Next up: radio replacement. The old radios both work nicely. However.
The radio that's accessible from the helm is inside the aft cabin. That means that the aft cabin hatch cover must be left open. What do you do when it rains? It also means that anyone off watch who's trying to sleep in the aft cabin has to endure the radio traffic.
Also. We had no hand-held VHF. That makes dinghy excursions inconvenient.
Back on 2009, I wrang my hands over the chart plotter. This lead me to investigate radios in spite of the fact that Red Ranger's radios worked.
Modern radios (like the Standard Horizon Matrix AIS+ GX2150) can receive the AIS position messages from commercial ships (and large private yachts). It integrates with the Standard Horizon chart plotter to show the ships and compute the point of closest approach (PCA) and time of closest approach (TCA). It can use the Global Positioning System (GPS) data from the chart plotter to broadcast COB (Crew Overboard) messages with Digital Selective Calling (DSC).
Plus, we can add a Standard Horizon RAM3 microphone in the cockpit. This repurposes the aft cabin radio into a hot-standby spare.
The old iCom radio has a nice teak "escutcheon" to fill the big old hole in the nav station cabinet. A little work with a fine coping saw reshaped the faceplate to fit the slightly larger Standard Horizon. However.
The nav station panel is way, way thicker than the Standard Horizon brackets can handle.
This creates the annoying step of trimming away some interior of the nav station woodwork. Wood rasp. Dremel. Chisel. Finish carpentry. My nemesis.
Once the cabinetry has been chiseled and Dremeled to a sensible thickness, the new radio can be screwed down solidly. The antenna splitter was (badly) hacked into the antenna power leads. This is easily fixed with a stack of ring terminals, a two-circuit bus bar and some crimping.
The big upgrade, however, is the helm microphone.
It's a pretty simple job to feed the line down the binnacle, through the engine room, under the hanging locker, under the cabin sole, behind the trash bin and up into the nav station.
Once connected, we can hang the little Standard Horizon exit plate and bracket on the binnacle somewhere.
Having failed to fully understand what's included in the RAM-3 package (i.e., 23' of remote connection cable) I foolishly bought the "CT-100", which is 23' of additional remote connection cable. Also, I ran this unneeded extra cable before I even opened the RAM-3 box to discover it was not needed.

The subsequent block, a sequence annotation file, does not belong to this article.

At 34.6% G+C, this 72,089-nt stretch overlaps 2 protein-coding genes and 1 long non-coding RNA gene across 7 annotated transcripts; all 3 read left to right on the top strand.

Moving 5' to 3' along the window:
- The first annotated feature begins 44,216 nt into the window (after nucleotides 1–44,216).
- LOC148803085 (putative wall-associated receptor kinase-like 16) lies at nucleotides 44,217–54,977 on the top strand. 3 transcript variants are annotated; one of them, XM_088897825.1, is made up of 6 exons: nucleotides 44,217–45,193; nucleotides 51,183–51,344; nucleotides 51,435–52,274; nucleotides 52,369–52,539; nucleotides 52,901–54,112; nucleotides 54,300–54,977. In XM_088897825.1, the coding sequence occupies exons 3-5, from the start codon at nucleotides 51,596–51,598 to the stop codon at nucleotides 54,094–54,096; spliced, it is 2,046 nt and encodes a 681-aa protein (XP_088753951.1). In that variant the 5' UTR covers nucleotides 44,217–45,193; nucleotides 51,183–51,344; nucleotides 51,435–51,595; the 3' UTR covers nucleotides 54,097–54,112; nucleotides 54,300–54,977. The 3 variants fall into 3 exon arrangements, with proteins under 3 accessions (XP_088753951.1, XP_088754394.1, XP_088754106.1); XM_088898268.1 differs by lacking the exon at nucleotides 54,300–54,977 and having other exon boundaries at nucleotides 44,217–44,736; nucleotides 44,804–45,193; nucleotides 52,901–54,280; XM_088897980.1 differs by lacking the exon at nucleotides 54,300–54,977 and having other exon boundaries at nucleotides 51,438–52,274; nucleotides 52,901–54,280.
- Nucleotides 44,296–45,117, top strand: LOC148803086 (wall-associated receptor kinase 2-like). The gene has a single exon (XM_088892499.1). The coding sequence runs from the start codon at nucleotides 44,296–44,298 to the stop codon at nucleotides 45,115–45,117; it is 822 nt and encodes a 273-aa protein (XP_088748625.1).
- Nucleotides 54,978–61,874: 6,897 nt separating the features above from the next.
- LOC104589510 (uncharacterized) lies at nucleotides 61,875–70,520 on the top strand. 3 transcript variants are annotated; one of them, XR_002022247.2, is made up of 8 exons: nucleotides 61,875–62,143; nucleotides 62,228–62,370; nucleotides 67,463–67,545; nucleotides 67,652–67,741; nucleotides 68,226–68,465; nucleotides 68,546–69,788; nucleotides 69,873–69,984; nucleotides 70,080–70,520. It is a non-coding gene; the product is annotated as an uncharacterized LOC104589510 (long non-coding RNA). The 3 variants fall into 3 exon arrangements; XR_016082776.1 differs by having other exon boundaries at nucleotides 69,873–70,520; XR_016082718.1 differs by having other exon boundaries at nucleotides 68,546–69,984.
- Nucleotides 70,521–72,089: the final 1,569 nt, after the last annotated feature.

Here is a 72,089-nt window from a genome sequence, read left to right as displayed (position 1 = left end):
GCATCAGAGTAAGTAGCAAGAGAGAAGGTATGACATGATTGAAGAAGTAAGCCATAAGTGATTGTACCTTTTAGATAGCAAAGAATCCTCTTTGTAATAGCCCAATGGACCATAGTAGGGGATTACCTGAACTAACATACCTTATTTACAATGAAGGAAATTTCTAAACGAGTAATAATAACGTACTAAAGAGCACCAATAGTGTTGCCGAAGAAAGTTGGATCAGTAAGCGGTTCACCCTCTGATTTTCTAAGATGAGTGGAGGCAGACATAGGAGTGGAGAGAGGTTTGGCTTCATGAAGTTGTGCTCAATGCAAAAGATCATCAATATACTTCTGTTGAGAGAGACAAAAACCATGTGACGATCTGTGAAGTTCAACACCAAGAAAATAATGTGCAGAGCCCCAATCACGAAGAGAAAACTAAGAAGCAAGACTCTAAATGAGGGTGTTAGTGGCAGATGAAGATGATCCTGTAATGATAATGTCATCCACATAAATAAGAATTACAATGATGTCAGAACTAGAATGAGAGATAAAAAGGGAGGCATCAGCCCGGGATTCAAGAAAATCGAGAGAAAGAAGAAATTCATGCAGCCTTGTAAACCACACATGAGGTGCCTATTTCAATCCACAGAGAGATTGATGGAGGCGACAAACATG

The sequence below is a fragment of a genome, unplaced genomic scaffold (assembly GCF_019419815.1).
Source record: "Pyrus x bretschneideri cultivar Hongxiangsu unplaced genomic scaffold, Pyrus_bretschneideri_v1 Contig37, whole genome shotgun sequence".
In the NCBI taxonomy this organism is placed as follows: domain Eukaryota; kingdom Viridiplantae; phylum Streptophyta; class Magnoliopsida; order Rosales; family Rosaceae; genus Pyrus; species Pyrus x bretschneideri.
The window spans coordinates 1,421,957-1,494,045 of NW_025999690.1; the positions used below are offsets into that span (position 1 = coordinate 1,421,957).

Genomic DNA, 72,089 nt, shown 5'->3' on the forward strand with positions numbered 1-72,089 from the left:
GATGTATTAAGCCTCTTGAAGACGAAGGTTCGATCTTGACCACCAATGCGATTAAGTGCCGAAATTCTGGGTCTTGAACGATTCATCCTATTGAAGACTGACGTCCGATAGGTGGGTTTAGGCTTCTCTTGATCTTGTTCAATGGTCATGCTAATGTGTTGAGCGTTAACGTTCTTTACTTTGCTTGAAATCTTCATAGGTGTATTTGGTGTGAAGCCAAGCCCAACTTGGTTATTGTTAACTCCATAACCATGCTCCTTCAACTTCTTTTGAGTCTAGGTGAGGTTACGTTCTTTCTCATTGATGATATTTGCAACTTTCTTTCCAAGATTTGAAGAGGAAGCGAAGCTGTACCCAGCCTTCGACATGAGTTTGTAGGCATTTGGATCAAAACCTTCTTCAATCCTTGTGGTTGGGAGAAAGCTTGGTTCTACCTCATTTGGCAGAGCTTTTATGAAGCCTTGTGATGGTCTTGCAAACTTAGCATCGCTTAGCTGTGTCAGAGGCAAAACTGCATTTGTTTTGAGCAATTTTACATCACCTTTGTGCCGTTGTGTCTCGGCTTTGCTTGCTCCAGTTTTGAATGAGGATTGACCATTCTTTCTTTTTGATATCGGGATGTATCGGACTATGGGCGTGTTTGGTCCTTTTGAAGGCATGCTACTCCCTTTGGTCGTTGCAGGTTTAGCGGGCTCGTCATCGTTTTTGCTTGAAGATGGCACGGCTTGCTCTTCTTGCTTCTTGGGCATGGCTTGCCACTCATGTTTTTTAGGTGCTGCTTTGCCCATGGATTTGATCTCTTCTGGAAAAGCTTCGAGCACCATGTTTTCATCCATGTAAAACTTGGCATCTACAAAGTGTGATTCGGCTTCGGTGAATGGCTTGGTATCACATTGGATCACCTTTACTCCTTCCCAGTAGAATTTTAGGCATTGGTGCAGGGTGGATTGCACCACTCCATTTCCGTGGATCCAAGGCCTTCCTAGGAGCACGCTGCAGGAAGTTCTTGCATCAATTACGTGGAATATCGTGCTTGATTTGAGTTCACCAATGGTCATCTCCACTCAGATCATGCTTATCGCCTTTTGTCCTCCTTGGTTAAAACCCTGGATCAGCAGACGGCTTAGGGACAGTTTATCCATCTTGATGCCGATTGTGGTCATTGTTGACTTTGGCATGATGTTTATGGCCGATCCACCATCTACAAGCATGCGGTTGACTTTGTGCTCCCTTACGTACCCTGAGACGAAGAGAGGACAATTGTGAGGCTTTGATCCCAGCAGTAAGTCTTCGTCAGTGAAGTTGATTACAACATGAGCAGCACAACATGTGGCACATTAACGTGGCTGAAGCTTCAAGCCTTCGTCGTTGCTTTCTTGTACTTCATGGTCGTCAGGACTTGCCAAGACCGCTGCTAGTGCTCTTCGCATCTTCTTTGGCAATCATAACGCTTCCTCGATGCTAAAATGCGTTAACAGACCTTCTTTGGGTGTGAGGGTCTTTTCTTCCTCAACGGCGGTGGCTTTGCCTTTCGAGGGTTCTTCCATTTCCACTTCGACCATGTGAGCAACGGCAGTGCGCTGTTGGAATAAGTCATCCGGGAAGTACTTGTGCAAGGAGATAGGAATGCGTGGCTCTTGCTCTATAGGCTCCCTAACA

I could have pulled out the superfluous CT-100 cable (and sold it on eBay or something.) Instead, I coiled up the excess in the engine room and cable-tied it to a bulkhead.
Recently, the bimini started to collapse: the seams started ripping apart. This isn't just failed stitching, either. The fabric was finally rotting.
CA carefully dismantled the bimini cover, measured it, and purchased several yards of the Sunbrella Oyster fabric. Yes, she's Red Ranger. Red dyes tend to fade quickly through brick to pink to arrive at a pinkish-gray yuck. A blue will last longer, but is hot. We had a kind of tan, but prefer the Oyster.
Our bimini is delightfully simple. There are just two short darts in the aft corners to provide some shaping around the steel structure.
CA brought the sewing machine to the marina so that we could stretch the fabric, locate the zippers properly, and sew up most (but not all) of the bimini.
The original design had a pair of long zippers at the aft edge. One zipper simply went around the steel framework. The other zipper appeared to be part of some kind of isinglass curtain that may have been part of a more complete enclosure. We had some isinglass with zippers, but we couldn't get it attached to the bimini in any useful way; we ditched it.
As a simplification, she's going to try and use webbing loops around the steel frame instead of a long zipper.
However the First Rule of Boat Projects applies: You Never Have All The Materials. In this case, she's short about a yard of Sunbrella Oyster.
She did, however, experiment with the Phifertex vinyl mesh. It allows a breeze to come through; offers pretty good visibility, but cuts down on the blazing heat from direct sun. It seems to be a great way to build an enclosure that can keep us cool in the tropics. A little binding on the Phifertex and some Common Sense Twist-Lock fasteners and we should have a breezy enclosure.